When I was five years old, I was playing outside one day when a wild man in an old truck sped into our driveway and slammed on the breaks. Thank God my dad was there.
“Get your boy out here!” yelled the middle-aged man, who threatened to assault my 12-year-old brother, whom he accused of something. I couldn’t hear what the accusation was –all I knew was that the man was serious. As it turned out, however, my dad was more serious.
“I dare you to get out of that truck,” Dad said, “and I promise you’ll be sorry you did.”
The man threw open the door to his truck, got one foot out, and to his horror, my dad sprung towards him and kicked the door as hard as he could, crushing the man’s shin.
The man cried out in pain, but tried to get out of his truck again. My dad kicked the door closed on his leg a second time. The man cried out again, and in anguish, he gave up and drove away.
My brothers and I stood there in shock, our hearts racing, and felt a mix of terror and pride. We knew our dad would protect us, and knowing that shaped how we saw our role as men. I don’t think enough boys have that these days.
Too many boys are suffering the consequences of being in fatherless homes where nobody’s defining masculinity for them. So they walk through life, not knowing the purpose of their muscles, their sex drive or the natural aggression that comes with extra testosterone. These boys don’t know how to be close friends with other men, and they’re too weak to admit they aren’t always strong.
A boy needs a dad to teach him what to do with his strength. He needs to know that Dad is willing to throw a punch for his family, even if his dad might get beat up. He needs to walk in on Dad making out with Mom. He needs to hear his dad tell him to never, ever hit a woman. And he needs his dad to set the example of what the boy’s heavenly Father is really like.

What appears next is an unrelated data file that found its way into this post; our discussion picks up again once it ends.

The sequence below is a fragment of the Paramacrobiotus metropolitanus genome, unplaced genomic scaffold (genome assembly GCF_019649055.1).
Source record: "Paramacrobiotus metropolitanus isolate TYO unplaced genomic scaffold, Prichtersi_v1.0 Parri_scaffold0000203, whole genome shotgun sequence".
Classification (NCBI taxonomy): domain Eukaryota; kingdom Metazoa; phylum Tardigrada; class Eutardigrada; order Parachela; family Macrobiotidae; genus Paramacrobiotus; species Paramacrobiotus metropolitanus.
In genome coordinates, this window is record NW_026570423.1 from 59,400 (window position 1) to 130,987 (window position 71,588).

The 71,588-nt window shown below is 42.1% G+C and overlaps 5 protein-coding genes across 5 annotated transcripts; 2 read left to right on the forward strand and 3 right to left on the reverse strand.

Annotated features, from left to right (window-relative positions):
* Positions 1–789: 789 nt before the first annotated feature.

A boy needs his dad affirm him as a man, like my dad did before he died three months ago. With only days to live, he spoke on the phone — barely above a whisper — and said with emotion, “I love you, Josh. You’re my beautiful soldier.” I’ll forever treasure those words because they remind me of the countless other times Dad verbally affirmed me, oftentimes with tears in his eyes.
We need to teach boys that their strength matters — that it’s a good thing and it has a purpose: to protect, not harm. If we had fathers around who did that, maybe boys would be less likely to abuse, bully or shoot up high schools. Maybe they would be more likely to want a wife and kids — people who need their protection.
Last night, I saw dad in my dream. We were walking together as I was pushing my baby boy in a stroller, but then a couple of vicious dogs ran up to attack my son.
I looked at Dad and asked him what I should do.
“Hit them in the face,” he said.
So I punched them over and over again until they backed down.
Their owner came up and was enraged that I had assaulted the dogs. The conversation got heated and I looked over at my dad, wanting him to jump in and help, but he didn’t even look at me. Somehow I knew why he refused to get involved.
It’s like I could hear him saying, “I’m not getting into this. It’s your job to protect him.” And I knew he was right, because I had seen him do the same thing for me.